Gaurav Chavan and Ramsha Jahangir continue their online cross-border discussion. The earlier two installments of this conversation appeared on Sept. 3, and Sept. 24, 2014
Ramsha Jahangir: Is India divided? What does your nation have to say about the current situation of Pakistan? Would you ever want to visit my country?
Gaurav Chavan: The first division happened sometime in 1936 during the general elections, when the Muslim League raised the slogan “Islam in Danger”. Perhaps that was the beginning of the inevitable formation of Pakistan, that also something that distinguished Indians culturally. The division of the states happened on a linguistic basis.
To be honest, India is seldom divided in the cities. For instance, both my neighbours are Christians and my best mate from school a Muslim. I am not sure how this distinction ever mattered in the last 30 odd years. In Hindustan, we may follow any faith, but culturally we are all “Hindus” of Hindustan. And I say that because I don’t know the difference between being an Indian and being a Hindu.
To be honest, Indians are oblivious to what Pakistan is all about. Perhaps that’s the reason I chose to do this piece with you, so the story of an unheard Pakistani is heard as well in India. India predominantly learns about Pakistan through news of terror attacks. Otherwise sometimes it’s cricket and hockey that makes the news.
Your question is just so sublimely put, Ramsha. Visiting Pakistan would be a dismissive notion largely but putting it in the way you did, visiting your nation would be like inviting one to a long lost part of India itself. Why would someone not want to see how the same people of the same soil are doing across the border?
So now let me ask you, what is the normal life of an average Pakistani, besides the politics, the cricket and the films?
Ramsha: Despite the odds, people keep striving to establish a name in the global community. The more the “curse of the green passport” prevails, the more Pakistanis try to regain the respect we deserve. As an aspiring journalist, today I see the people of my nation desperate to raise their voice. Whether it is through social media or print journalism, you find people of all ages contributing an opinion. It is because of this urge to express ourselves that Pakistan has gained international recognition where it wasn’t taken significantly before.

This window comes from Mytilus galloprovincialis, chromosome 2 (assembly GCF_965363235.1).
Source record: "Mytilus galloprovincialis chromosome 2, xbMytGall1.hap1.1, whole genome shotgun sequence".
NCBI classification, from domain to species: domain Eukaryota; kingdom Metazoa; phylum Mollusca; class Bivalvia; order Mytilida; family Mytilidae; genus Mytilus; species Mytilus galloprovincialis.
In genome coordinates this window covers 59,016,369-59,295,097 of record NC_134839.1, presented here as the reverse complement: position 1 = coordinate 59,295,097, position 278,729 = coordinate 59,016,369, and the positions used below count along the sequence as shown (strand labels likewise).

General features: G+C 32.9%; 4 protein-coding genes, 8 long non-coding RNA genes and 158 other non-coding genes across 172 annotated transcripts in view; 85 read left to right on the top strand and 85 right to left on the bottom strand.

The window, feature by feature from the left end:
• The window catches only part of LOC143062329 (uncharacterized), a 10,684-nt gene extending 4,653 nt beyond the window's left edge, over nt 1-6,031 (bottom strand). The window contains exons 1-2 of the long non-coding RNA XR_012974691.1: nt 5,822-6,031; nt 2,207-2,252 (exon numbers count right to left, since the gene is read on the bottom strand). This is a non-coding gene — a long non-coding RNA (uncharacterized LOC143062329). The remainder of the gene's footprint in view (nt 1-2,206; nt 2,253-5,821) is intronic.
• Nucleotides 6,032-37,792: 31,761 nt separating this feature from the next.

People are becoming more aware, more conscious about the need to push for justice. Even if a protest at Do Talwar (a landmark in Karachi) fails to resolve the issue, it surely does contribute to expressing the sense of responsibility that Pakistanis feel. The key to change is introspection, and I have no doubts when I say that I belong to a generation that is waking up to a world of thoughtfulness and consideration. Protests may not help, but capacity building surely does. The Gang Rape Case in India is a perfect example in this regard.
Gaurav: Tell me about the kids, the younger generation of your country. What is that they think about India? I am sure; Bollywood somewhere is a part of your life too there. Tell me how significant it is?
Ramsha: India is popular for its deep-rooted culture and historical substance. No matter how intense a cricket match between India and Pakistan gets, the two nations are birds of the same feather. Just like anywhere else across the globe, Bollywood strongly influences a large population of Pakistan. Even if the political situation grows critical, cinema houses witness a big crowd.
I asked my eight-year-old niece the other day what she thinks of India. Her response made me laugh – she said I want to meet the CID team! A least she knows about India. Then she told me about a Hindu classmate of her’s. To my surprise his name is Gaurav too! She told me that some boys tease Gaurav for being a Hindu and tell him to go back to India. I asked her how does she treat him and gladly she answered, he studies in my school, he is a Pakistani. Hindu hai toh kia hua, insaan bhi hai na!
I had to give her a big hug. These little things matter. It got me thinking about how much training do school teachers need and give in terms of building global unity. Such educated people who teach others can create and strengthen stereotypes and prejudice. Knowledge and perception develop at the school level. So it is really important to educate teachers more than the children themselves. India is more than just Bollywood, there are Muslims in India as well and it is where history began.
The role political interest groups play in this exacerbates the situation. That can only be curtailed and changed through education, which comes from within the people and evolves with them as they evolve. The problem is you, not them. India and Pakistan as separate nations need to work on eradicating these pigeonholes.
I define education as intellectual strength. If you are educated, you will ponder over the established. You will question the unanswered and you will turn the unturned pages. Not everyone can be a diplomat, a politician or someone with power to bring a change. If you seek acceptance, you will practice goodness too. India is no different today, nor is Pakistan… but I am. This is how it begins; this is how it should end.
Gaurav Chavan lives in Mumbai; a copywriter by profession, he prefers being a thinker. Ramsha Jahangir in Karachi is a Social Science student, a thinker at will, a writer by choice. Read Gaurav’s response, and a continuation of this discussion, in the next installment of the Conversations series in Aman ki Asha.